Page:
'Humbled' Pratt wins runoff in Cottonwood

Councilman elect receives 53% of vote

Councilman elect receives 53% of vote

It was a close race, but it was the Yavapai College educator Terence Pratt that emerged as the winner in Cottonwood's General Election runoff held Tuesday, according to unofficial election results.

Pratt, along with March Primary Election winners Duane Kirby and Ron Hollis, will be sworn in May 31. The new council, with mayor-elect Diane Joens and current council members Linda Norman, Karen Pfeifer and Tim Elinski, will sit for the first time June 5.

"To those that voted for me and supported me, I'm humbled and I appreciate the support," Pratt said. "I'm looking forward to serving the citizens of Cottonwood. There's a lot to learn, but that's always part of it, and I'm looking forward to that too."

Pratt, 55, is the Yavapai College English division assistant dean who has been in the Verde Valley for 11 years.

He said he is excited to start serving on the council and working toward the things he identified in his platform, such as intelligent growth, the arts, recreation and fighting the methamphetamine problem.

"I am absolutely exited about working with [Pratt]," Joens said. " I think we'll have a good council and I'm looking forward to working with them. I have a very positive feeling Š The people have spoken and I'm ready to get to work."

Of the 5,317 registered voters in Cottonwood, 576 cast ballots in Tuesday's election. That is 10.8 percent. Pratt received 305 votes. His opponent John Altizer received 271.

City Clerk Marianne Jimenez said the unofficial results are "pretty solid." There are eight provisional ballots to be counted and one early ballot to be verified; however, they will not swing the result since Pratt has 34 more votes than Altizer.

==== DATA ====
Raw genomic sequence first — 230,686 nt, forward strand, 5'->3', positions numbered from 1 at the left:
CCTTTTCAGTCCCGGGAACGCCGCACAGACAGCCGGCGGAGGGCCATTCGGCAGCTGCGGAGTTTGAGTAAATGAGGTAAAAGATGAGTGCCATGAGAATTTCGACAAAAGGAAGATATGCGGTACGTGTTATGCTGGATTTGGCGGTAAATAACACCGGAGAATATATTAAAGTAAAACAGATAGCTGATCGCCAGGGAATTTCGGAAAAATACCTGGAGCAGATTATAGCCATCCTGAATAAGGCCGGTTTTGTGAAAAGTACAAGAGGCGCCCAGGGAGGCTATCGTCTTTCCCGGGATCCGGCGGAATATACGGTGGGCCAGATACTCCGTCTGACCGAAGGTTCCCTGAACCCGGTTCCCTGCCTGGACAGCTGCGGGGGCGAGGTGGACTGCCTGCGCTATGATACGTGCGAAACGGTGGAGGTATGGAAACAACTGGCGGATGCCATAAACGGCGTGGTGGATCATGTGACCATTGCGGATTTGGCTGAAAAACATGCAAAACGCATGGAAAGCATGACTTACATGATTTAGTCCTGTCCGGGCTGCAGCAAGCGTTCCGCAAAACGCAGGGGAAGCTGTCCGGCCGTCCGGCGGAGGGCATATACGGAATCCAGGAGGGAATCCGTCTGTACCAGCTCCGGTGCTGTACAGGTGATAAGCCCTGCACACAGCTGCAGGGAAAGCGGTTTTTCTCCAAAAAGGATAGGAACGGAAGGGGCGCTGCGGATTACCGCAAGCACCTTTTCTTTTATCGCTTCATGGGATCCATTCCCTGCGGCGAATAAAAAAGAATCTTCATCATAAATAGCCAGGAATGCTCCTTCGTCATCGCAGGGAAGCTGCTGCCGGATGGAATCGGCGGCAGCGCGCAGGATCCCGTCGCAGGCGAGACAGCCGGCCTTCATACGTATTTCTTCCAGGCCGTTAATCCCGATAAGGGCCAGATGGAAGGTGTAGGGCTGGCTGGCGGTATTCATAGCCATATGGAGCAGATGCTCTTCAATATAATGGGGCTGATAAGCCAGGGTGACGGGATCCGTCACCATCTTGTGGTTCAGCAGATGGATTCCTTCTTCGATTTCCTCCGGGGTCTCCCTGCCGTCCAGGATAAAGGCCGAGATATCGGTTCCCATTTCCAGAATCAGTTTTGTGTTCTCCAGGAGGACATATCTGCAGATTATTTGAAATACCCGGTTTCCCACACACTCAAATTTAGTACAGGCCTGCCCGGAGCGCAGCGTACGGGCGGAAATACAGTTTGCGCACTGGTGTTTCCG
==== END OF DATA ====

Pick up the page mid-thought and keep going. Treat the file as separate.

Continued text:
"I want to say congratulations to my opponent," Altizer said. "We have essentially a new council and we expect a lot from them. This was the first time in a long time that the people had a choice of different points of view from candidates. There were definitely differences in points of view and the American people have spoken. I wish Mr. Pratt well."

Pratt acknowledged the close race.

"It was close, and obviously the people liked the ideas of the other fellow also," he said.

When asked if Altizer will make a future run, he said, "You never can say never. Considering my age, it's not very likely. I'm 68, so I don't think that's on the horizon, but you never know."

Altizer thanked those who put their confidence in him.

Pratt said he looks forward to working with the people and wants them to feel free to contact him with any and all concerns.

Voter turnout remains low

Tuesday's General Election attracted 10.8 percent of registered voters to the polls.

According to unofficial results from the City of Cottonwood, 576 out of 5,317 registered voters exercised their right to vote.

This was a slight increase over the city's 2005 General, where 10.3 percent of voters turned out, but less than 2003's, where 15.13 percent went to the polls.

Voter turnout in Cottonwood remains to be the lowest among all area municipalities. Over the last five years, voter turnout for Camp Verde, Jerome, Clarkdale and Sedona has, for the most part, held above 50 percent in General Elections.

Some, including Cottonwood Mayor-Elect Diane Joens, believe that switching to an all mail-in ballot election could be the answer.

After the March Primary, where 18 percent of voters went to the polls in Cottonwood, Joens said, "There's just so much confusion, and I think vote by mail could eliminate confusion. I think it is secure. It can't hurt to try it one year."

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